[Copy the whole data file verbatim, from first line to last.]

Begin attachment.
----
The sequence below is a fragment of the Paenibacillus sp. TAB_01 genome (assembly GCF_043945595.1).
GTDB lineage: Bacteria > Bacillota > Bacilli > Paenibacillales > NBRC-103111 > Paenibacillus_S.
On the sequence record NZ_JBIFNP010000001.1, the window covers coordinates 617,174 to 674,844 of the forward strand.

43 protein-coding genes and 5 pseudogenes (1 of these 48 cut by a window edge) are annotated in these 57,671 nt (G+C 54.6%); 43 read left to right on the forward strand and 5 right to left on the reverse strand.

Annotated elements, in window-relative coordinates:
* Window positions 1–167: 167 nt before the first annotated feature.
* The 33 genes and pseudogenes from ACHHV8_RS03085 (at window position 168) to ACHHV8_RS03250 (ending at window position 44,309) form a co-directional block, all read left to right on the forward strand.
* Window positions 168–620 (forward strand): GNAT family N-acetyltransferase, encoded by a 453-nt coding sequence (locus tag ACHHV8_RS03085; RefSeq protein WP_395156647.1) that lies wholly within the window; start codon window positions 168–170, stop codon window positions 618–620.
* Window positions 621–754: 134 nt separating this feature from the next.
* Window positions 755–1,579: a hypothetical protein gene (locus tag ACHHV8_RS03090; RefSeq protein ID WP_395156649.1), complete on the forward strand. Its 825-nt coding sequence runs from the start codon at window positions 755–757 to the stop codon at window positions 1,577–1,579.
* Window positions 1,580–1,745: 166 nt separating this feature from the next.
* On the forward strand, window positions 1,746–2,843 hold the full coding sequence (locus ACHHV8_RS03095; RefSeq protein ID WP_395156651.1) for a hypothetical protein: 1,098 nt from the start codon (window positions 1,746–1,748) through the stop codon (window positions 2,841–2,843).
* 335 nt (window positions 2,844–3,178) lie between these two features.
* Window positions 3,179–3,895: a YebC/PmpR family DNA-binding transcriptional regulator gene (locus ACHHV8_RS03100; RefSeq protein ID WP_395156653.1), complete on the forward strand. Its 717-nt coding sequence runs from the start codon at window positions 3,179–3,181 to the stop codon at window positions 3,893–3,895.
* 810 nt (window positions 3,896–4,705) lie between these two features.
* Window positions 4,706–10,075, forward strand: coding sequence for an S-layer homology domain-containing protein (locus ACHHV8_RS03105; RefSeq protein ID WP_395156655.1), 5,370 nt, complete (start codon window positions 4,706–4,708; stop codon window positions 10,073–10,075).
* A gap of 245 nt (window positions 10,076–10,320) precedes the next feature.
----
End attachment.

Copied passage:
The sequence below is a fragment of the Paenibacillus sp. TAB_01 genome (assembly GCF_043945595.1).
GTDB lineage: Bacteria > Bacillota > Bacilli > Paenibacillales > NBRC-103111 > Paenibacillus_S.
On the sequence record NZ_JBIFNP010000001.1, the window covers coordinates 617,174 to 674,844 of the forward strand.

43 protein-coding genes and 5 pseudogenes (1 of these 48 cut by a window edge) are annotated in these 57,671 nt (G+C 54.6%); 43 read left to right on the forward strand and 5 right to left on the reverse strand.

Annotated elements, in window-relative coordinates:
* Window positions 1–167: 167 nt before the first annotated feature.
* The 33 genes and pseudogenes from ACHHV8_RS03085 (at window position 168) to ACHHV8_RS03250 (ending at window position 44,309) form a co-directional block, all read left to right on the forward strand.
* Window positions 168–620 (forward strand): GNAT family N-acetyltransferase, encoded by a 453-nt coding sequence (locus tag ACHHV8_RS03085; RefSeq protein WP_395156647.1) that lies wholly within the window; start codon window positions 168–170, stop codon window positions 618–620.
* Window positions 621–754: 134 nt separating this feature from the next.
* Window positions 755–1,579: a hypothetical protein gene (locus tag ACHHV8_RS03090; RefSeq protein ID WP_395156649.1), complete on the forward strand. Its 825-nt coding sequence runs from the start codon at window positions 755–757 to the stop codon at window positions 1,577–1,579.
* Window positions 1,580–1,745: 166 nt separating this feature from the next.
* On the forward strand, window positions 1,746–2,843 hold the full coding sequence (locus ACHHV8_RS03095; RefSeq protein ID WP_395156651.1) for a hypothetical protein: 1,098 nt from the start codon (window positions 1,746–1,748) through the stop codon (window positions 2,841–2,843).
* 335 nt (window positions 2,844–3,178) lie between these two features.
* Window positions 3,179–3,895: a YebC/PmpR family DNA-binding transcriptional regulator gene (locus ACHHV8_RS03100; RefSeq protein ID WP_395156653.1), complete on the forward strand. Its 717-nt coding sequence runs from the start codon at window positions 3,179–3,181 to the stop codon at window positions 3,893–3,895.
* 810 nt (window positions 3,896–4,705) lie between these two features.
* Window positions 4,706–10,075, forward strand: coding sequence for an S-layer homology domain-containing protein (locus ACHHV8_RS03105; RefSeq protein ID WP_395156655.1), 5,370 nt, complete (start codon window positions 4,706–4,708; stop codon window positions 10,073–10,075).
* A gap of 245 nt (window positions 10,076–10,320) precedes the next feature.